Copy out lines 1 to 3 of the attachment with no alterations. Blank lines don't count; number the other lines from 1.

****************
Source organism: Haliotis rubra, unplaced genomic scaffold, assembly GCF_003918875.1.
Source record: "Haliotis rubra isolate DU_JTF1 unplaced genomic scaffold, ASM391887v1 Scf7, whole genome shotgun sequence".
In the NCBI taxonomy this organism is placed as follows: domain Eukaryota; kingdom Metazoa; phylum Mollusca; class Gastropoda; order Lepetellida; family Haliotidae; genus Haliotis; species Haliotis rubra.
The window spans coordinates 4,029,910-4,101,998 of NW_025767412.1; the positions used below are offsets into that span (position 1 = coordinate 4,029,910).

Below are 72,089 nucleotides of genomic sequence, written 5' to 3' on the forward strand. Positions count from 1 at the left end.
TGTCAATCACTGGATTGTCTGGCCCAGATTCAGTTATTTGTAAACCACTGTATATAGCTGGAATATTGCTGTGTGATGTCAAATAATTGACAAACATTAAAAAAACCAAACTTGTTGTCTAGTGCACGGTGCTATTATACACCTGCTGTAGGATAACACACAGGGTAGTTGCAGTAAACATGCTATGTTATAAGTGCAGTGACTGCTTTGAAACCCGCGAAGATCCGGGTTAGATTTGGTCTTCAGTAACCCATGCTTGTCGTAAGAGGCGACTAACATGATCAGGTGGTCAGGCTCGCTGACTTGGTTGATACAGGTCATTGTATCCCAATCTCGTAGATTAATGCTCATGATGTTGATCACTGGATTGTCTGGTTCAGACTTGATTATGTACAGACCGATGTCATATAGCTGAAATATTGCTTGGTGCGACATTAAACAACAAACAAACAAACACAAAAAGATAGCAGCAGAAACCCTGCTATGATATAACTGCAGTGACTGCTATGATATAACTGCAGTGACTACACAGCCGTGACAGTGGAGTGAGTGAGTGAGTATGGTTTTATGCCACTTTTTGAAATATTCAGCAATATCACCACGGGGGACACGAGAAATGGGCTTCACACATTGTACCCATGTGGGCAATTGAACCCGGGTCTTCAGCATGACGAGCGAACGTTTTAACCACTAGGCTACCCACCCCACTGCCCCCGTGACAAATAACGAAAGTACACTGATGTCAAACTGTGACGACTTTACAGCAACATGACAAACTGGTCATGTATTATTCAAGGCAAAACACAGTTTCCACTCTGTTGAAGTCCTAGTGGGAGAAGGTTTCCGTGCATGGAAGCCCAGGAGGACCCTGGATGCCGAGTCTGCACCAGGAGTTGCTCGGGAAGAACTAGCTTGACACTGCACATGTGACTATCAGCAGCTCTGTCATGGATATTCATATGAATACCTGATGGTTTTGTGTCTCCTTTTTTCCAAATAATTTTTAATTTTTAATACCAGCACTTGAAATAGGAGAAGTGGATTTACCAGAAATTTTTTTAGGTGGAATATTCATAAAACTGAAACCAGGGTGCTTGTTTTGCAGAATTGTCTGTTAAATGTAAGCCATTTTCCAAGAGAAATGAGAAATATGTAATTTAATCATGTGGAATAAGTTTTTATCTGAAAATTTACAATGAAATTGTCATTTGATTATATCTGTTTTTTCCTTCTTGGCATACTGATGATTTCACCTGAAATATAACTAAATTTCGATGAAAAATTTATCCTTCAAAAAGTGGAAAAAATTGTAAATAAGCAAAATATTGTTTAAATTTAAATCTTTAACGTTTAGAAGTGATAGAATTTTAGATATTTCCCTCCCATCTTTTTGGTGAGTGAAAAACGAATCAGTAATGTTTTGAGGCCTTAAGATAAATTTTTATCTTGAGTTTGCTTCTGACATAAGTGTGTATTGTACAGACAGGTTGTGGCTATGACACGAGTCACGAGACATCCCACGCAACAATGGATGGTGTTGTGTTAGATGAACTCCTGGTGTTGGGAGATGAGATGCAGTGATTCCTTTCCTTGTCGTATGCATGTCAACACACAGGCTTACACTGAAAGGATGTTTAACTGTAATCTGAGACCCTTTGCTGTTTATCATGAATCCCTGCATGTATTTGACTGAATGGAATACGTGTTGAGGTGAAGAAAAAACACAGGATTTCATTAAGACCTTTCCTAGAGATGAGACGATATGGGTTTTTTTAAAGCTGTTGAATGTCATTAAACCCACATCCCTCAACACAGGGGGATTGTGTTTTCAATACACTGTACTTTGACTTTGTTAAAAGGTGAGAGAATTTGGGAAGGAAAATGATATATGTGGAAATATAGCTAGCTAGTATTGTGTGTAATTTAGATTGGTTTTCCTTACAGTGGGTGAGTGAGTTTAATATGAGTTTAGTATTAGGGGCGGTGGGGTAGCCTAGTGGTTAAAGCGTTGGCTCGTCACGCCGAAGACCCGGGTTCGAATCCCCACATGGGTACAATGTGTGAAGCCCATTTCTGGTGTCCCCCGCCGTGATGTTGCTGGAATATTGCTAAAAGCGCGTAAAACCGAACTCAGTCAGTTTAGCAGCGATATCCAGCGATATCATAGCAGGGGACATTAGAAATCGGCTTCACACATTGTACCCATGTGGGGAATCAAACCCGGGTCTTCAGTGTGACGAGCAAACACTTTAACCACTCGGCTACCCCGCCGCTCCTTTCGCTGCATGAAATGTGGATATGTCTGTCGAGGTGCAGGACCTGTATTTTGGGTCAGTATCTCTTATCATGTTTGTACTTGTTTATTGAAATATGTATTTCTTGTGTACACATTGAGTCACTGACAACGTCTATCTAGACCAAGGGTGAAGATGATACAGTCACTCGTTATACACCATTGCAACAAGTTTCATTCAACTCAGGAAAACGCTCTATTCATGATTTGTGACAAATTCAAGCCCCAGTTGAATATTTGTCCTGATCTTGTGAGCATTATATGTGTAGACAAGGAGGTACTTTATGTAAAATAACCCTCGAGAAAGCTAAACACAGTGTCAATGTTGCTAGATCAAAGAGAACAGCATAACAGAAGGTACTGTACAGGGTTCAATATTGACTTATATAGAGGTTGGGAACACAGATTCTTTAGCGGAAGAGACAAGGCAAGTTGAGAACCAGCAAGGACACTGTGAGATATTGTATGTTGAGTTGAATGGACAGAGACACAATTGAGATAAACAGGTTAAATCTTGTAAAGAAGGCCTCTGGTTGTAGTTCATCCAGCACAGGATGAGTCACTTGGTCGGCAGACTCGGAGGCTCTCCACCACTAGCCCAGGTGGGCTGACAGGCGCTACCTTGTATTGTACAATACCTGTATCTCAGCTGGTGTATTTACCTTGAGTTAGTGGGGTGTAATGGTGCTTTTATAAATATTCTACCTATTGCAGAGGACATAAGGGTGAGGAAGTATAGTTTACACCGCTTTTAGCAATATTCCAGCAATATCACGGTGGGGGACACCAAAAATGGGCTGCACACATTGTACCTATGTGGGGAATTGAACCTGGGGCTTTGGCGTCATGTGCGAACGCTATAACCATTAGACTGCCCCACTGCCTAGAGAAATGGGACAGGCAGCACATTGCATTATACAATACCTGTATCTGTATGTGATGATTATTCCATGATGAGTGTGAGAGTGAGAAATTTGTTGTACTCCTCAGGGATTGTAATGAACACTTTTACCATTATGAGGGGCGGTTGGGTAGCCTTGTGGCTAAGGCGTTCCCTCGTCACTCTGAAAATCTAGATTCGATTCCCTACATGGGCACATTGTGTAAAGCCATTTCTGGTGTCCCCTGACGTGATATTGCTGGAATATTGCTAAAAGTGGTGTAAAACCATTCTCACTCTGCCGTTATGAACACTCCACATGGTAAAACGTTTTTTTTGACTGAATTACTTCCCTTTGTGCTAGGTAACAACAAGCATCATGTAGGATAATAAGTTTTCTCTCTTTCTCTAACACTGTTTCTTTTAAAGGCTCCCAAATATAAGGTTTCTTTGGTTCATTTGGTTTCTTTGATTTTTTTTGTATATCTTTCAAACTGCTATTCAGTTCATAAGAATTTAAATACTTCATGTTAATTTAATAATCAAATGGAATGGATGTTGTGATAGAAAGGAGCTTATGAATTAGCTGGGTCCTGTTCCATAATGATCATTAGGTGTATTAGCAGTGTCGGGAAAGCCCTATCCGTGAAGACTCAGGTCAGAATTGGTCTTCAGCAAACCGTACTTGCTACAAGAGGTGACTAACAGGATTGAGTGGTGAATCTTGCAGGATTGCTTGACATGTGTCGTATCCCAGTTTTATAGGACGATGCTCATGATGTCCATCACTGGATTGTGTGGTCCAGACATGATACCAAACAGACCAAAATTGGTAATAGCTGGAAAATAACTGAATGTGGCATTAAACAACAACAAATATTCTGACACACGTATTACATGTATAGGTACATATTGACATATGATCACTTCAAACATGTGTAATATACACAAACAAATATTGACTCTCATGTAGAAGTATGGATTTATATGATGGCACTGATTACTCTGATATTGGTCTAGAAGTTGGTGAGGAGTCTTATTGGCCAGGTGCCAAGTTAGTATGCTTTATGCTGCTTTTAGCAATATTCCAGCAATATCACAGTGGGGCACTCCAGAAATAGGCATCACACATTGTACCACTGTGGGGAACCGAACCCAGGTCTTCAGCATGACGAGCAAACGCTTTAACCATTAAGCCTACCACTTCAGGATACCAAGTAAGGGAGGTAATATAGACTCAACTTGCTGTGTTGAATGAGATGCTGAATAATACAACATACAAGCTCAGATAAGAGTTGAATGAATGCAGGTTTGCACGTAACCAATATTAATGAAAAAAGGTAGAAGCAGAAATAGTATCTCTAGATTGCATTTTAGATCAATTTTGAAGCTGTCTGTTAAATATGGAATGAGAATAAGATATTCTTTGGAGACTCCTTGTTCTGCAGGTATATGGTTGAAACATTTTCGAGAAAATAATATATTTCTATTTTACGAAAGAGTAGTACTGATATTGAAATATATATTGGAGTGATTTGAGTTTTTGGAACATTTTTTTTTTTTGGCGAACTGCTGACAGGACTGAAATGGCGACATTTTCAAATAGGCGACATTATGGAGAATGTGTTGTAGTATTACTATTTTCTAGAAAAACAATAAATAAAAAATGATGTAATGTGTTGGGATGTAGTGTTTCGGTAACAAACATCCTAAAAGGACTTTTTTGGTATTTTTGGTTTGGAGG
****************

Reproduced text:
Source organism: Haliotis rubra, unplaced genomic scaffold, assembly GCF_003918875.1.
Source record: "Haliotis rubra isolate DU_JTF1 unplaced genomic scaffold, ASM391887v1 Scf7, whole genome shotgun sequence".
In the NCBI taxonomy this organism is placed as follows: domain Eukaryota; kingdom Metazoa; phylum Mollusca; class Gastropoda; order Lepetellida; family Haliotidae; genus Haliotis; species Haliotis rubra.